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Moving driver six miles to do FSTs was reasonable

County of Dodge v. Alexis N. Unser, 2016AP2172, 4/6/17, District 4 (one-judge decision; ineligible for publication); case activity (including briefs)

Unser wasn’t unlawfully moved outside the “vicinity” of the traffic stop when the officer transported her six miles to conduct field sobriety tests.

Unser was stopped after 9:00 p.m. in a rural area. It was cold with blowing snow, the roads were snow- and ice-covered, and Unser was wearing a short dress and thin coat. The officer decided to take her to a local hospital six miles away to have her perform the sobriety tests. (¶3).

Under § 968.24 an investigatory detention must be conducted in the “vicinity” of the stop, and “vicinity” is commonly understood to mean “‘a surrounding area or district’ or ‘locality.’” State v. Quartana, 213 Wis. 2d 440, 446, 570 N.W.2d 618 (Ct. App. 1997); State v. Blatterman, 2015 WI 46, ¶¶24-27, 362 Wis. 2d 138, 864 N.W.2d 26. Blatterman‘s seems to draw a bright line at 10 miles, and State v. Doyle, No. 2010AP2466-CR, ¶13, unpublished slip op. (Wis. Ct. App. Sept. 22, 2011), suggests 3 to 4 miles is “at the outer limits of the definition of ‘vicinity,'” but the court of appeals rejects Unser’s claim she was moved too far:

¶12     To begin, I am not bound by Doyle and do not find its “outer limits” commentary persuasive. See Wis. Stat. Rule 809.23(3)(b). In a rural area, why is a three- or four-mile drive significantly different from a five- or six-mile drive? I see little sense in saying that, in a rural area, three or four miles is okay but six is not. More to the point, neither Doyle nor Blatterman supports the proposition that six miles is always too far. On the contrary, Doyle’s underlying reasoning actually supports a conclusion that a six-mile distance may be permissible depending on the circumstances and, in particular, depending on whether there is no location that is closer where the officer can reasonably conduct field sobriety tests. The Doyle court relied not only on the weather conditions and rural area of the stop, but also on undisputed evidence that the suspect was transported to the closest location where the officer could reasonably conduct field sobriety tests. See Doyle, No. 2010AP2466-CR, ¶13; ….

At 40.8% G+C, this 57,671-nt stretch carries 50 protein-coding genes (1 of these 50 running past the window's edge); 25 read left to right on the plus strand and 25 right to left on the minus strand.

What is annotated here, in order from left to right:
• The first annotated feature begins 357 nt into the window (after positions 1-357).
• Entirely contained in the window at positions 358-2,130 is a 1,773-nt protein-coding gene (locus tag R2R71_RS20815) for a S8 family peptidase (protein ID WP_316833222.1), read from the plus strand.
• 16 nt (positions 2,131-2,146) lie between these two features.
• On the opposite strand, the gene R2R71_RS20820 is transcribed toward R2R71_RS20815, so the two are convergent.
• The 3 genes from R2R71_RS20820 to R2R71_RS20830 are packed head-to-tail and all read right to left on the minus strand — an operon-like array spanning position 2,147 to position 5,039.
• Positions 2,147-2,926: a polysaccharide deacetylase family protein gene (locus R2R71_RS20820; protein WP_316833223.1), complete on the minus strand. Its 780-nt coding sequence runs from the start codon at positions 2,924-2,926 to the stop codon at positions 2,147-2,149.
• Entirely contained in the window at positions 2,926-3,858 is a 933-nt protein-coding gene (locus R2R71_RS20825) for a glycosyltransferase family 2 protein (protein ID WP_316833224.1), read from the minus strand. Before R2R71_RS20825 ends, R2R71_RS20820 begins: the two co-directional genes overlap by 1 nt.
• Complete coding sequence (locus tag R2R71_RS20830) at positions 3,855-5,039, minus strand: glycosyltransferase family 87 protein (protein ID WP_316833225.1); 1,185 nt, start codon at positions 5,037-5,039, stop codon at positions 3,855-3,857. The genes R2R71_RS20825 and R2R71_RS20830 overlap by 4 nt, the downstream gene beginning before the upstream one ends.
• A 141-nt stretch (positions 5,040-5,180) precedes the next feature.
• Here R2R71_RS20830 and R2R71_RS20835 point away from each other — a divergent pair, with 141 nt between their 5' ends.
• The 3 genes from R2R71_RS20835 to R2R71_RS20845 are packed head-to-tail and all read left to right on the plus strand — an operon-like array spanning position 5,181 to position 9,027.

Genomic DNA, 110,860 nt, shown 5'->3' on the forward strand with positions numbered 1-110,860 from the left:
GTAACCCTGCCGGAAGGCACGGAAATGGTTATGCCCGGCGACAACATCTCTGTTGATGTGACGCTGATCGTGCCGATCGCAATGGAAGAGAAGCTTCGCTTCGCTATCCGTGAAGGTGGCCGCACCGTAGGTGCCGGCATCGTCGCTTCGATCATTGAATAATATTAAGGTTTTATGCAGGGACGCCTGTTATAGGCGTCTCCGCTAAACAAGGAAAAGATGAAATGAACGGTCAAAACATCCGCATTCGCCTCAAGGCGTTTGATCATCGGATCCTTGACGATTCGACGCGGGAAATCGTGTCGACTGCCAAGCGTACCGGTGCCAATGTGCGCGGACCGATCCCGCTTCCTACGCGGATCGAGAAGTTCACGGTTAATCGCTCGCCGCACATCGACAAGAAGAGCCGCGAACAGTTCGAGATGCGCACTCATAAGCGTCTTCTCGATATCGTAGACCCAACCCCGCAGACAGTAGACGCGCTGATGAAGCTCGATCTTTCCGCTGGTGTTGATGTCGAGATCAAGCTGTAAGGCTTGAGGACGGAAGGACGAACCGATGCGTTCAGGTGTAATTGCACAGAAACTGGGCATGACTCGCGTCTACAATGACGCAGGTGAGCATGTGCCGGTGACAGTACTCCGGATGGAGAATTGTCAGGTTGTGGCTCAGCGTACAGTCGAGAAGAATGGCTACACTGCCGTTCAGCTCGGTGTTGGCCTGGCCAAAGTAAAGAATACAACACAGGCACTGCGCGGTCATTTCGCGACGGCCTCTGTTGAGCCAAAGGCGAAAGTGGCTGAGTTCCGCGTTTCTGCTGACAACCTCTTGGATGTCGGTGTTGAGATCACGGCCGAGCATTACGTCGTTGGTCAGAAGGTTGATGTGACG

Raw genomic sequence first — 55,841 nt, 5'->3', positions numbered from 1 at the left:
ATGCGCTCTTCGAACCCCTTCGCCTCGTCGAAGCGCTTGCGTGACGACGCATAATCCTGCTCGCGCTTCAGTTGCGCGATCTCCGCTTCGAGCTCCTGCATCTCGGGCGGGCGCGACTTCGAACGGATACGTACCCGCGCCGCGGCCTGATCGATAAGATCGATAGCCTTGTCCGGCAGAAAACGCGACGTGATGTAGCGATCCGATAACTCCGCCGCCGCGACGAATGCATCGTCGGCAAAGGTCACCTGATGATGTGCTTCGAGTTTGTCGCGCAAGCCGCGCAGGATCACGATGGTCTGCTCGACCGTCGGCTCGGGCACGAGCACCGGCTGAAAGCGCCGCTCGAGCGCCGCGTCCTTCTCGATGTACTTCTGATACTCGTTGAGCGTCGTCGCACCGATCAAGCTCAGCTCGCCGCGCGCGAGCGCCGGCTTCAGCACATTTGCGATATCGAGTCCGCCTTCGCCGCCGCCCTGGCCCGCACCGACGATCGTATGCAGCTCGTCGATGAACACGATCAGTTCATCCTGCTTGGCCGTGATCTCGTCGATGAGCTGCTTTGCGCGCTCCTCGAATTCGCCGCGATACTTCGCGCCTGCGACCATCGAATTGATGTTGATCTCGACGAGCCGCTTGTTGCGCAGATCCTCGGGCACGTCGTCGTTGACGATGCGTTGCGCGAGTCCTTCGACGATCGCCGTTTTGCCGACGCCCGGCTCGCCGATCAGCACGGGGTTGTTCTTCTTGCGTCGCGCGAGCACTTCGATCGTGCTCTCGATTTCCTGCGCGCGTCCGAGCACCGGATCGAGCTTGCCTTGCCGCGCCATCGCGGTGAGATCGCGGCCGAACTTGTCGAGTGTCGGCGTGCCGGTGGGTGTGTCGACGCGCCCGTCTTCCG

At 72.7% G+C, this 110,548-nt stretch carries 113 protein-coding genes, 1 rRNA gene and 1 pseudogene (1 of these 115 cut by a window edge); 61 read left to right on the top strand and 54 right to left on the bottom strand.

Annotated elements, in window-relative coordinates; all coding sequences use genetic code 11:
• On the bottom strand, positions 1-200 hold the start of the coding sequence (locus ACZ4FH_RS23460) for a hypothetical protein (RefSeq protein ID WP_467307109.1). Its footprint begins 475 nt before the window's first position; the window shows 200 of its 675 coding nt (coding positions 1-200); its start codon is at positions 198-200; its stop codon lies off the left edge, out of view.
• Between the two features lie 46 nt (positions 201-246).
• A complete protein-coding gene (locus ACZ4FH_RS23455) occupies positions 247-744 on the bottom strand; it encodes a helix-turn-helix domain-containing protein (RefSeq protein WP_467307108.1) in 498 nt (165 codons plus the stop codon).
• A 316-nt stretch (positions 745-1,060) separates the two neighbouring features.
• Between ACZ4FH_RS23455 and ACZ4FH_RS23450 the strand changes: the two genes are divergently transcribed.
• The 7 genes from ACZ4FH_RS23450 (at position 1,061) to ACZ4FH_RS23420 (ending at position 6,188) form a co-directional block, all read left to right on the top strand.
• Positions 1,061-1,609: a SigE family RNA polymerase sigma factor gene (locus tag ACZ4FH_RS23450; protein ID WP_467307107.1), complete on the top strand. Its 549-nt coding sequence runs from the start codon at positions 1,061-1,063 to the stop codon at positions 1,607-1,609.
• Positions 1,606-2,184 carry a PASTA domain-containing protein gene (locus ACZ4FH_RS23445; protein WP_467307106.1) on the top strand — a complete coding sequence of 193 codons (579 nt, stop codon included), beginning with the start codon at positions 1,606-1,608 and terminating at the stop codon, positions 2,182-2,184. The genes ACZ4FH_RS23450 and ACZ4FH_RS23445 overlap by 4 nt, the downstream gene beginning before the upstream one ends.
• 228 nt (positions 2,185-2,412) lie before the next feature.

¶13     Similarly, here the officer’s testimony showed that the officer transported Unser to the closest location where the officer could reasonably conduct field sobriety tests, Waupun Memorial Hospital. The officer acknowledged in testimony that there were two other closer locations with shelter, but the officer determined that neither was suitable. One location was a tavern very close to the initial stop; the other was a 24-hour Wal-Mart distribution center that the officer knew was not open to the public and that was located 4½ miles away in the opposite direction from the hospital. Based on this testimony, there was no reason to think that either of these two locations was suitable.

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